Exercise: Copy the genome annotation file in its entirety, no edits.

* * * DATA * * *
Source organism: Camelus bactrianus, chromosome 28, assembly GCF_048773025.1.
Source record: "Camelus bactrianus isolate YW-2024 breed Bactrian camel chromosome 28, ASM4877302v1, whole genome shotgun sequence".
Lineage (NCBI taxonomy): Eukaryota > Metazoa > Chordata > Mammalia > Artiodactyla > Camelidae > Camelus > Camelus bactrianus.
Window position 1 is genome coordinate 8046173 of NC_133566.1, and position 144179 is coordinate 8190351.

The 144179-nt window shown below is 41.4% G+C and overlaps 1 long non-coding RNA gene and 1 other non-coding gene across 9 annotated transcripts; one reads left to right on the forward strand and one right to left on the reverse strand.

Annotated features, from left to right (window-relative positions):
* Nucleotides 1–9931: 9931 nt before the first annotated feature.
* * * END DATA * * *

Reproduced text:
Source organism: Camelus bactrianus, chromosome 28, assembly GCF_048773025.1.
Source record: "Camelus bactrianus isolate YW-2024 breed Bactrian camel chromosome 28, ASM4877302v1, whole genome shotgun sequence".
Lineage (NCBI taxonomy): Eukaryota > Metazoa > Chordata > Mammalia > Artiodactyla > Camelidae > Camelus > Camelus bactrianus.
Window position 1 is genome coordinate 8046173 of NC_133566.1, and position 144179 is coordinate 8190351.

The 144179-nt window shown below is 41.4% G+C and overlaps 1 long non-coding RNA gene and 1 other non-coding gene across 9 annotated transcripts; one reads left to right on the forward strand and one right to left on the reverse strand.

Annotated features, from left to right (window-relative positions):
* Nucleotides 1–9931: 9931 nt before the first annotated feature.